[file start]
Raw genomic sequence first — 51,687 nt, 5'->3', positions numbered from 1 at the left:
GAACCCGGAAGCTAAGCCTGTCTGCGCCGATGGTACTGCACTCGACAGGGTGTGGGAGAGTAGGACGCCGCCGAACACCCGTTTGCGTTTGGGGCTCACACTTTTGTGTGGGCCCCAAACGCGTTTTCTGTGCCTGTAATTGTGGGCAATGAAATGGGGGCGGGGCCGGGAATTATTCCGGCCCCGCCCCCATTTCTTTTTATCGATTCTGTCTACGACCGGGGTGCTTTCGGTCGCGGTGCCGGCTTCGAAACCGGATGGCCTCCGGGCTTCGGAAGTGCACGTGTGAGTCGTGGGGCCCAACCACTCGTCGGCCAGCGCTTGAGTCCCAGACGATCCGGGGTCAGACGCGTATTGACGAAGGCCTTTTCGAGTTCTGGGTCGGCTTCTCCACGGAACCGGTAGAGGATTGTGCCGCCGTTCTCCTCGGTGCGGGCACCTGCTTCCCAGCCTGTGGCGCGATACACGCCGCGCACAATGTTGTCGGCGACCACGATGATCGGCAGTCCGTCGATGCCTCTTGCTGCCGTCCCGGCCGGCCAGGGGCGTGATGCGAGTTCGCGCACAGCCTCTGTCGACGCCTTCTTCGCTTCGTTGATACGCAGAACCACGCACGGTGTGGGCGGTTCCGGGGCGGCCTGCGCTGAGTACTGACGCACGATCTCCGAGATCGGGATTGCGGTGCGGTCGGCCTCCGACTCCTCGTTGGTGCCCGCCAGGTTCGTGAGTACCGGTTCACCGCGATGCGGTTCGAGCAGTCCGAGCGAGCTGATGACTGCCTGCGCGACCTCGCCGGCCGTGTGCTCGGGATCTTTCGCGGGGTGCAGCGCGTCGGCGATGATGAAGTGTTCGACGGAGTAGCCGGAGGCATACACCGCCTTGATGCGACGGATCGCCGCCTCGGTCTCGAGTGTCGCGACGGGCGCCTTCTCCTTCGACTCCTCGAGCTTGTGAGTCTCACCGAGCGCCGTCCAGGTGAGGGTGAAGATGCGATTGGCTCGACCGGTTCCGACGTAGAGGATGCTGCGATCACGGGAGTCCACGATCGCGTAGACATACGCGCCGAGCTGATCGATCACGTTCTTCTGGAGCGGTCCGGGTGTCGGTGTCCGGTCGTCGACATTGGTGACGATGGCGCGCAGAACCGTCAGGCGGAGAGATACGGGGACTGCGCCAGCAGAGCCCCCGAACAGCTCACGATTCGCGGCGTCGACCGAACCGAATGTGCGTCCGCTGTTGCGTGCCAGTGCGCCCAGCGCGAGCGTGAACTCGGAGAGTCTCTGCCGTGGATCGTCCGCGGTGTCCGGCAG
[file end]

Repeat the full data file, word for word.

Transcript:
Raw genomic sequence first — 51,687 nt, 5'->3', positions numbered from 1 at the left:
GAACCCGGAAGCTAAGCCTGTCTGCGCCGATGGTACTGCACTCGACAGGGTGTGGGAGAGTAGGACGCCGCCGAACACCCGTTTGCGTTTGGGGCTCACACTTTTGTGTGGGCCCCAAACGCGTTTTCTGTGCCTGTAATTGTGGGCAATGAAATGGGGGCGGGGCCGGGAATTATTCCGGCCCCGCCCCCATTTCTTTTTATCGATTCTGTCTACGACCGGGGTGCTTTCGGTCGCGGTGCCGGCTTCGAAACCGGATGGCCTCCGGGCTTCGGAAGTGCACGTGTGAGTCGTGGGGCCCAACCACTCGTCGGCCAGCGCTTGAGTCCCAGACGATCCGGGGTCAGACGCGTATTGACGAAGGCCTTTTCGAGTTCTGGGTCGGCTTCTCCACGGAACCGGTAGAGGATTGTGCCGCCGTTCTCCTCGGTGCGGGCACCTGCTTCCCAGCCTGTGGCGCGATACACGCCGCGCACAATGTTGTCGGCGACCACGATGATCGGCAGTCCGTCGATGCCTCTTGCTGCCGTCCCGGCCGGCCAGGGGCGTGATGCGAGTTCGCGCACAGCCTCTGTCGACGCCTTCTTCGCTTCGTTGATACGCAGAACCACGCACGGTGTGGGCGGTTCCGGGGCGGCCTGCGCTGAGTACTGACGCACGATCTCCGAGATCGGGATTGCGGTGCGGTCGGCCTCCGACTCCTCGTTGGTGCCCGCCAGGTTCGTGAGTACCGGTTCACCGCGATGCGGTTCGAGCAGTCCGAGCGAGCTGATGACTGCCTGCGCGACCTCGCCGGCCGTGTGCTCGGGATCTTTCGCGGGGTGCAGCGCGTCGGCGATGATGAAGTGTTCGACGGAGTAGCCGGAGGCATACACCGCCTTGATGCGACGGATCGCCGCCTCGGTCTCGAGTGTCGCGACGGGCGCCTTCTCCTTCGACTCCTCGAGCTTGTGAGTCTCACCGAGCGCCGTCCAGGTGAGGGTGAAGATGCGATTGGCTCGACCGGTTCCGACGTAGAGGATGCTGCGATCACGGGAGTCCACGATCGCGTAGACATACGCGCCGAGCTGATCGATCACGTTCTTCTGGAGCGGTCCGGGTGTCGGTGTCCGGTCGTCGACATTGGTGACGATGGCGCGCAGAACCGTCAGGCGGAGAGATACGGGGACTGCGCCAGCAGAGCCCCCGAACAGCTCACGATTCGCGGCGTCGACCGAACCGAATGTGCGTCCGCTGTTGCGTGCCAGTGCGCCCAGCGCGAGCGTGAACTCGGAGAGTCTCTGCCGTGGATCGTCCGCGGTGTCCGGCAG